Men Talk Articles - August/September 2014

A Second Chance--25 Years Later

– © 2014 Shepherd Bliss with Assumpta Ortiz

Couple of FishA "Second Chance," after 25 years of absence, was recently offered Shepherd by Assumpta in an email from Europe. We met in Barcelona in l988. I quickly answered her email with an abiding feeling of connection.

"Where are you staying?" this cinnamon-shaded woman had inquired in Spanish, after I presented at an international conference. "You could stay at my home." I appreciated her Catalan hospitality, but declined. I eventually moved in for a few days. Assumpta later visited me in Boston. When she moved to Montreal for graduate studies, I visited her. My "Making Love in Spanish Differs," appeared in two books.

Assumpta remembers our beginning as "an irrational, intuitive, impulsive, deep experience." She felt "an immediate affection when your eyes locked on mine. I was a free woman. I felt loved and understood in my whole person, alive and energetic." She describes the indispensable elements of love as "empathy, solidarity, communication, friendship, altruism, intimacy, respect, and reciprocity."

We discussed sharing a life together. She wanted a child; I did not. Many different things can be both/and. Having a child is either/or. I was afraid. Given my military genes--including the fort named after our family, Ft. Bliss, Texas--I was unwilling to take the risk. Having served in the Army during Vietnam, I did not want to sire another Bliss boy who might go to war and kill or be killed.

Assumpta eventually had a son; the relationship with his father dissolved. This year Assumpta again took the initiative to connect. I plan to return to Barcelona in July. This "golden opportunity" ignites me with energy. We email every day. We skype and look longingly at each other.

"Such dreams stimulate endorphins that positively influence the nervous system," says Assumpta. "In the midst of economic crises, senseless wars, earthquakes, and climate changes that accelerate the destruction of nature, it is possible to love deeply."
A year before Assumpta's return, I began to love another creature, who opened my heart. A 12-week-old puppy came toward me and jumped into my arms. "May I walk her around?" I asked her owners. I returned later. "She's adopted you," they said. "Oh, no, I'm not looking for a dog," I replied. "You should take her home." I did. Winnie has been the love of my life for slightly over a year--the midwife to my relationship with Assumpta. This four-footed helps heal me. Both Assumpta and Winnie are spontaneous and act with flair; they help connect me to the primitive.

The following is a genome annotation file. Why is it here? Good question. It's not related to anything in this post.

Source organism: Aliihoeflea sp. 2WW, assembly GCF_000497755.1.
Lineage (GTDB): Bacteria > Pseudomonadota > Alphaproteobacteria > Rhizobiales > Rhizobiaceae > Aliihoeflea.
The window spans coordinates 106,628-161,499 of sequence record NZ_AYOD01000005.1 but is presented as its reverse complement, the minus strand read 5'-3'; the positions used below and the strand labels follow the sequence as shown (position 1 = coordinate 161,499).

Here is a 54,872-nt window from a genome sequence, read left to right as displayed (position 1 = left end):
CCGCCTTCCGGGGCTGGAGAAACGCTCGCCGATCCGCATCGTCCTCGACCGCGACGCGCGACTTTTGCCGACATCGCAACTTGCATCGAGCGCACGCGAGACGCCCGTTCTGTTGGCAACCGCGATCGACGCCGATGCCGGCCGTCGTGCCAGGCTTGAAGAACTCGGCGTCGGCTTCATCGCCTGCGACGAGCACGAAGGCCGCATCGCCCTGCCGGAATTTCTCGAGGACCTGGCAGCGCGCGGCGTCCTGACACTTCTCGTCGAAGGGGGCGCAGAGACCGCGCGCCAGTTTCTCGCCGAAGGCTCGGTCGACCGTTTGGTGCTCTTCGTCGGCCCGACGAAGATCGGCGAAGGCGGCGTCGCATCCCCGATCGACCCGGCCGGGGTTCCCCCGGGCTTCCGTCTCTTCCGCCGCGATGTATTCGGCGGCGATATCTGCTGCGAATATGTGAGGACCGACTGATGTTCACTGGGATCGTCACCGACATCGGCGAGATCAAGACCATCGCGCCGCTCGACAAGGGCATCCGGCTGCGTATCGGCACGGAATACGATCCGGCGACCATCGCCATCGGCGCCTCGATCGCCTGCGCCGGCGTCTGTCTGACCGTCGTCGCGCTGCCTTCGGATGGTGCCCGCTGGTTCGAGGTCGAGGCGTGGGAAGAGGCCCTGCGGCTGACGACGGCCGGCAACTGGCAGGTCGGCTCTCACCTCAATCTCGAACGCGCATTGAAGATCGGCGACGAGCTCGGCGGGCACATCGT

On our reconnection's one-month anniversary, Assumpta sent me her "Love History." It began with her parents; he spent time in a concentration camp. My father fought during World War II. Neither spoke of their war experiences.

Assumpta and I have some important cultural and language differences. A salient similarity is fascism touched us both directly--she by the Spanish Civil War and myself by "the other 9/11," when the military toppled the democratic government of Chilean President Salvador Allende. It initiated a reign of terror throughout Latin America's Southern Cone, which took the lives of thousands, including my friends. We both carry what Assumpta describes as "the suffering and cruelty of war." We have the "genetic information of torture and isolation. The same capacity that makes us sensitive to pain can make us sensitive to love."
This second time around, we are experiencing what Assumpta describes as "a direct, spontaneous, and irrational experience unhindered by the repressive mind." She voices her "doubts and fears," writing that "we express our feelings continuously. We are compatible in mental, spiritual, and emotional levels. But we are on earth in a physical plane and yet have no physical contact." We need to "avoid idealization," she adds. She writes about what she describes as "mature love," which is what it feels that we are experiencing.

Fortunately, our goals are now compatible, which they were not in 1980's. We each want a life partner with whom we can "become who we are" and "express the self." Assumpta wants a man "to support my head resting on his shoulder." She "wants to feel a man's hand wrapped around my hand. I want to feel the gaze of a man penetrating my eyes." I also want that from this woman in our "Second Chance." We cry tears of joy often.

I hope that my friends and community might welcome Assumpta with open hearts when she comes to visit here. Having a village can help keep couples and families together.

Shepherd Bliss teaches at Dominican University, has operated a small farm in the Sebastopol countryside for 20 years, has contributed to two dozen books, and can be reached at